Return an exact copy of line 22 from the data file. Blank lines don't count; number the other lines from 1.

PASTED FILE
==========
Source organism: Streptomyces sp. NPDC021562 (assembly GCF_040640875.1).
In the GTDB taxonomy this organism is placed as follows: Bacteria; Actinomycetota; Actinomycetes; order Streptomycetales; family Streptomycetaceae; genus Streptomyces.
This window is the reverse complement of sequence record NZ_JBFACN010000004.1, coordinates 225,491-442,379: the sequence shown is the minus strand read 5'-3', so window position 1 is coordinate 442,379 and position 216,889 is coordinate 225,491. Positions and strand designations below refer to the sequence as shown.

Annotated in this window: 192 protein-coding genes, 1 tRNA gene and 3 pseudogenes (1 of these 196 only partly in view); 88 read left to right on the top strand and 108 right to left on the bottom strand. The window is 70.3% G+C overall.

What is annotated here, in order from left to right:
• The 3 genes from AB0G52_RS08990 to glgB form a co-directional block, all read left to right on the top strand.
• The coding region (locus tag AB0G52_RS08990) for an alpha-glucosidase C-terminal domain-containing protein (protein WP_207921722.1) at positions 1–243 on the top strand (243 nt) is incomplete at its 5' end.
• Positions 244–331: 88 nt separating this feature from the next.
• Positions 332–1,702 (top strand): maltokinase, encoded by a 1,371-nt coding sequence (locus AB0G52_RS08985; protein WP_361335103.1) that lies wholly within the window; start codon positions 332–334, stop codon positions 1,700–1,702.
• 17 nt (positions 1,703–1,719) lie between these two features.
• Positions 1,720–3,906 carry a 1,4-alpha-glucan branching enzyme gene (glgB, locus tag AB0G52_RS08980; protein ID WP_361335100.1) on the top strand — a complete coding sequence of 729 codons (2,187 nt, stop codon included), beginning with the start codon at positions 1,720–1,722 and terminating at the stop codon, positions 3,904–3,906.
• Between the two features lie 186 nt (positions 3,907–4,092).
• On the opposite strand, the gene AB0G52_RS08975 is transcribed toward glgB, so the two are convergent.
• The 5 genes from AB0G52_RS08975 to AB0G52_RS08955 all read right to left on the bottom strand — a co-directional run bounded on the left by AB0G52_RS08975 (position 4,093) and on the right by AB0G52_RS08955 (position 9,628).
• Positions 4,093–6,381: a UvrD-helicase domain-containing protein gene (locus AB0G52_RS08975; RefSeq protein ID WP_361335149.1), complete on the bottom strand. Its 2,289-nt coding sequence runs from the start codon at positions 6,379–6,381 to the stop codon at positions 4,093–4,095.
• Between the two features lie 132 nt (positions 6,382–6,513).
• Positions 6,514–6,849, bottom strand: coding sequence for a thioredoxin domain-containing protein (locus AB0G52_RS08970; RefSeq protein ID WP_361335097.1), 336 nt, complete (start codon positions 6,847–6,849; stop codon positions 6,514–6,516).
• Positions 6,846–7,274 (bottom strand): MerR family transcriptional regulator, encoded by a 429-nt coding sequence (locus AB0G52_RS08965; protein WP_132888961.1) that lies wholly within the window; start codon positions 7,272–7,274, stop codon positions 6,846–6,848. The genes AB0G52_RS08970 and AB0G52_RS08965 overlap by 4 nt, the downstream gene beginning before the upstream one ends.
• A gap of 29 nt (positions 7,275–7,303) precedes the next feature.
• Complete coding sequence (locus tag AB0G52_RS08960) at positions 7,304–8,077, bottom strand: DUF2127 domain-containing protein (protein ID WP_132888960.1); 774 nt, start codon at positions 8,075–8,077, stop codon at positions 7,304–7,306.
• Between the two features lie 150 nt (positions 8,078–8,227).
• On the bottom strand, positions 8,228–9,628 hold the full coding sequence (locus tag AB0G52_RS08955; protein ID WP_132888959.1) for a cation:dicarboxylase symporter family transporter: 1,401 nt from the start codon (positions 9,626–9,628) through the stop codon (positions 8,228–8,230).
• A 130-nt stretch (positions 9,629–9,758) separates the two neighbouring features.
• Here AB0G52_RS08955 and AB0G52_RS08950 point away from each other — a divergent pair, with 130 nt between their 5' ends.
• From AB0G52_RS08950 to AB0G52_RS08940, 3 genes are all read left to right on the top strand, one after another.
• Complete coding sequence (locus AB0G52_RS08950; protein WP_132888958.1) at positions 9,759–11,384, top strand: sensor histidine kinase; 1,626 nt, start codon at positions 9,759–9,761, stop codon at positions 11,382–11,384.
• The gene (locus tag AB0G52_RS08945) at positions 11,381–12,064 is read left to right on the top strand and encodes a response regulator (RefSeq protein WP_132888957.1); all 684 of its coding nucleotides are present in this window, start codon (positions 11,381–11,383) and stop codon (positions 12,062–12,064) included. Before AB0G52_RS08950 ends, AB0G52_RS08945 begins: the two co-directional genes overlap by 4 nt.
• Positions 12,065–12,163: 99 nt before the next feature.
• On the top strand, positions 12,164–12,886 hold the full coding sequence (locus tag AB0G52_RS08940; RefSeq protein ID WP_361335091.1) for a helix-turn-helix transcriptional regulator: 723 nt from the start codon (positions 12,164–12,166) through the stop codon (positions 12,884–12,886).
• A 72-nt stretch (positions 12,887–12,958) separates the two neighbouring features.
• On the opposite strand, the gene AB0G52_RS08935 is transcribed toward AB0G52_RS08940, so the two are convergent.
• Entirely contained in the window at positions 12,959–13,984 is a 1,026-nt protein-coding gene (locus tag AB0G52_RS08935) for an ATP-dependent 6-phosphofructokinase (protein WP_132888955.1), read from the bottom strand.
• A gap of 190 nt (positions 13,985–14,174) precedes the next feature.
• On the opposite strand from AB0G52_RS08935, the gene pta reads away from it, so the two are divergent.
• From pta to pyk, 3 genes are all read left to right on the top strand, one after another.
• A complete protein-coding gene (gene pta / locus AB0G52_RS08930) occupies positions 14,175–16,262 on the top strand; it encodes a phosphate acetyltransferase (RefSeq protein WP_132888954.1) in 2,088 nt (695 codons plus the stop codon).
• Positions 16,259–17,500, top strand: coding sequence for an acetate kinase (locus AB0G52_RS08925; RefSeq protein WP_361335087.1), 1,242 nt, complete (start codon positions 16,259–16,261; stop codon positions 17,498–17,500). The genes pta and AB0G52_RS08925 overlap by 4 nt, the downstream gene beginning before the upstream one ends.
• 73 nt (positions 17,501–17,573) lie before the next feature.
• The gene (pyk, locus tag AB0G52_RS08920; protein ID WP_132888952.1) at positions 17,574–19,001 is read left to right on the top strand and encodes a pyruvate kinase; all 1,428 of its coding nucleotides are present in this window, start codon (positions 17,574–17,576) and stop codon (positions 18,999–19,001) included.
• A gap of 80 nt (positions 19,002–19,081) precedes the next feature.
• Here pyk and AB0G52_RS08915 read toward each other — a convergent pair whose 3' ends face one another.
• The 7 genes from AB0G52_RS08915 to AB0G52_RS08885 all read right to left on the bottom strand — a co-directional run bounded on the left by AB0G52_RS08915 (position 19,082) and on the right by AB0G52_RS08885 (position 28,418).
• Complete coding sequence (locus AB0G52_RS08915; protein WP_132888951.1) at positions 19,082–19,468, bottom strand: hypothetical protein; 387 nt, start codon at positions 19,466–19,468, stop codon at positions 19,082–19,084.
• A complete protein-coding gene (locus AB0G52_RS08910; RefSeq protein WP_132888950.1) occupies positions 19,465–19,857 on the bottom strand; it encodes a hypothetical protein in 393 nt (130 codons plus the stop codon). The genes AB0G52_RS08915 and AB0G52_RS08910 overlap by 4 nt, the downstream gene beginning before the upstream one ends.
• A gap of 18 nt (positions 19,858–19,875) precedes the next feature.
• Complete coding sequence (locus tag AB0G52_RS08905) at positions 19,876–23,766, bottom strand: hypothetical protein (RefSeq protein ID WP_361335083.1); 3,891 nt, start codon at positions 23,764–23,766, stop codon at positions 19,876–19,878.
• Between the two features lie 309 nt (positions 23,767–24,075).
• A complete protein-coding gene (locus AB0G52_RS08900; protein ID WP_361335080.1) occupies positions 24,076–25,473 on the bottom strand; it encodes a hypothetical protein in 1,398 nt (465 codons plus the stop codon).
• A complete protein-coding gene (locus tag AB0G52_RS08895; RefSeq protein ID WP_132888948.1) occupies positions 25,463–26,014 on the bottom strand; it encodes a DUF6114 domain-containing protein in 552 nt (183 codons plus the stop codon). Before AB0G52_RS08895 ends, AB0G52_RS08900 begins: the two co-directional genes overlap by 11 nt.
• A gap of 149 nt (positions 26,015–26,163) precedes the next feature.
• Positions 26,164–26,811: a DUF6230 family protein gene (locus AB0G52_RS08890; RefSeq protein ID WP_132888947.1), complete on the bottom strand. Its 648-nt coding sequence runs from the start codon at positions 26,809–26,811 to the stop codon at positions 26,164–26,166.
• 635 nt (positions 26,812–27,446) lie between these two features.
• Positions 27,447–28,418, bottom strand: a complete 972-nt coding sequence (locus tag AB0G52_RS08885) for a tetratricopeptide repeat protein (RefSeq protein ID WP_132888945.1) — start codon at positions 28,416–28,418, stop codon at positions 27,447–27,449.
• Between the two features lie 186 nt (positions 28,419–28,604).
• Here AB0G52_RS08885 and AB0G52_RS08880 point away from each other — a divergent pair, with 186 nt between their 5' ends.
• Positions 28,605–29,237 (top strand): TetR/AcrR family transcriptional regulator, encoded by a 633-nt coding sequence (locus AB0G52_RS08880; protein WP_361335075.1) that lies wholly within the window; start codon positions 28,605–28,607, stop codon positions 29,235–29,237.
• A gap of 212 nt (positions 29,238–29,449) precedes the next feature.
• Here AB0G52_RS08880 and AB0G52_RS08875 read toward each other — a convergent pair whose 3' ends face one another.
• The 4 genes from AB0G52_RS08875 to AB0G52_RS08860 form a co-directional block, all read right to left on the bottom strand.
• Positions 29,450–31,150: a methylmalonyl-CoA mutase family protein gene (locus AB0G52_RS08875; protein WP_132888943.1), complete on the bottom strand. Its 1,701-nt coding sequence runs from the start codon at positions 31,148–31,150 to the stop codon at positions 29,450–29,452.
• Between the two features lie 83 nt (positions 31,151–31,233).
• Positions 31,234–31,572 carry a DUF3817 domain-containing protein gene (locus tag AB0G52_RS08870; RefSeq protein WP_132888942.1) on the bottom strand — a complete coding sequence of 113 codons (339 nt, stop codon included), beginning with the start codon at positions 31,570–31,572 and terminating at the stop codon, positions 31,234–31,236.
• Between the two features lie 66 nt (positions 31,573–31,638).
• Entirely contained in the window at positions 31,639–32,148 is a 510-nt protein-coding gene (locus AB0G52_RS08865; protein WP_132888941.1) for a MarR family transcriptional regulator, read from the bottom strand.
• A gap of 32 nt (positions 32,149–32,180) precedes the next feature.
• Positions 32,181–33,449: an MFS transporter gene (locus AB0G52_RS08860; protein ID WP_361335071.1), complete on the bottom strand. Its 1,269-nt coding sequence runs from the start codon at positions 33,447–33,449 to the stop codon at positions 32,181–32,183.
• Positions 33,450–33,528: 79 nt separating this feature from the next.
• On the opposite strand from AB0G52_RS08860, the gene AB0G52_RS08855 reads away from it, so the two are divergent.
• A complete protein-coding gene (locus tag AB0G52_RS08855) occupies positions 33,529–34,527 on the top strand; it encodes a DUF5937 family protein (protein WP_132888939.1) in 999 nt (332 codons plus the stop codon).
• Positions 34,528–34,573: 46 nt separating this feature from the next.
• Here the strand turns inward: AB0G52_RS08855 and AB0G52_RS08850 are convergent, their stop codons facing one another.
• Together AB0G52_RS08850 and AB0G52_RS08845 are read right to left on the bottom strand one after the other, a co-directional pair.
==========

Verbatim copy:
• On the bottom strand, positions 8,228–9,628 hold the full coding sequence (locus tag AB0G52_RS08955; protein ID WP_132888959.1) for a cation:dicarboxylase symporter family transporter: 1,401 nt from the start codon (positions 9,626–9,628) through the stop codon (positions 8,228–8,230).